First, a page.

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"Language Learning in Intercultural Perspective", edited by Michael Byram & Michael Fleming, ISBN 0-521-62559-9, published by Cambridge University Press, 1998, 310 pp

‘Culture’, it seems, is currently a hot issue in ELT. In a number of countries in Central and Eastern Europe (eg Bulgaria and Romania - already in use, the Czech Republic - nearly ready, Latvia, Lithuania - in the pipeline) there are curriculum or textbook projects; it was the subject of the lead article in the most recent issue of "Modern English Teaching"; at the MSSUA conference in Zlin, Czech Republic, in early September 1999, it was the topic of the keynote speech delivered by Simon Greenall, and a posting on ELTECS-L only a very short time ago, giving the results of a survey conducted amongst Polish secondary school teachers, showed near-unanimous support for the introduction of a British Studies element into their work. And so on.

As well as being hot, it is also hotly debated. This volume, whose co-editor Michael Byram is a leading authority in the field, is a recent (and, in my opinion, worthy) addition not only to the "Cambridge Language Teaching Library" series but also to the debate.

The subtitle "approaches through drama and ethnography", makes it clear which particular aspects of language and cultural learning are the chief focus of the book, which consists of a series of some fourteen papers springing from two seminars held in the mid-1990s at Durham University. Sandwiched between a concise and readable introduction, which does a good job of setting the scene, and fifteen pages of references that represent a goldmine for the reader interested in exploring the topic further, they are divided into three sections:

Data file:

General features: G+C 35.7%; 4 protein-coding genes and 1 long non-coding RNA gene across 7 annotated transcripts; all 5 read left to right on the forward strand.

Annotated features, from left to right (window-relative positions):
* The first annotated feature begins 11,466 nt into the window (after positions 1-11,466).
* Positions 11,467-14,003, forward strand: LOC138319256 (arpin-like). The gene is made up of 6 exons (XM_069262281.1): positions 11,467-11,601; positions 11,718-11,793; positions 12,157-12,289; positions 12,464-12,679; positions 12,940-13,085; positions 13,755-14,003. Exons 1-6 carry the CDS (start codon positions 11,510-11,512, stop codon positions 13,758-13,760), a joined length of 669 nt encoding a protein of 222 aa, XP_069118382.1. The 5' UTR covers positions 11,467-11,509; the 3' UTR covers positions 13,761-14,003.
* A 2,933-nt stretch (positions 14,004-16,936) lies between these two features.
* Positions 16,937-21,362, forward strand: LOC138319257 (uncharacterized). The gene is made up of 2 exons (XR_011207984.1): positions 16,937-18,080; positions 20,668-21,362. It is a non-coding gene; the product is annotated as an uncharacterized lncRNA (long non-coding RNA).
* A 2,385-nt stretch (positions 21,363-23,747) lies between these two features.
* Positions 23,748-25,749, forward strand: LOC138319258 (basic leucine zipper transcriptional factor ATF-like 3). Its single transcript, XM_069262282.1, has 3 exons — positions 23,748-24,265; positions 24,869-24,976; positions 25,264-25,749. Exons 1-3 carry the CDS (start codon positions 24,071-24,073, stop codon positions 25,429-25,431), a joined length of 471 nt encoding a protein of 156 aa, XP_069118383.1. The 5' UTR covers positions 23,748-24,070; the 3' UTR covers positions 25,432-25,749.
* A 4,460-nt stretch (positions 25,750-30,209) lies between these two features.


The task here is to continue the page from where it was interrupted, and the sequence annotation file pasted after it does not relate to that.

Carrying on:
· Approaches through ethnography: learner perspectives
· Approaches through drama
· Approaches through ethnography: teacher and researcher perspectives

The collection kicks off in fine style with a compelling appeal by Claire Kramsch of the University of California at Berkeley for the replacement of a ‘native speaker’ norm by that of the ‘intercultural speaker’; this is a key concept, brought up in the introduction and echoed time and again, as is that of ‘cultural awareness’. Other papers in this first (and longest - six chapters) section reflect not only university but also secondary and workplace contexts and offer both considerable variety and a measure of disagreement; Chapter 4, a description of a university course in ethnography for modern language students intending to study abroad, offers an interesting contrast to Kramsch’s statement (p 31) that "the responsibility of the language teacher is to teach culture as it is mediated through language, not as it is studied by social scientists and anthropologists". One paper I found utterly (and surprisingly, too, given that half of it consists of statistical tables - not really my cup of tea as a rule) fascinating was the one by James Coleman of Portsmouth University, giving the findings of a longitudinal study of the attitudes of foreign language learners to "L2land" before and after residence there - I won’t spoil it for you by revealing the results, but it’s quite an eye-opener.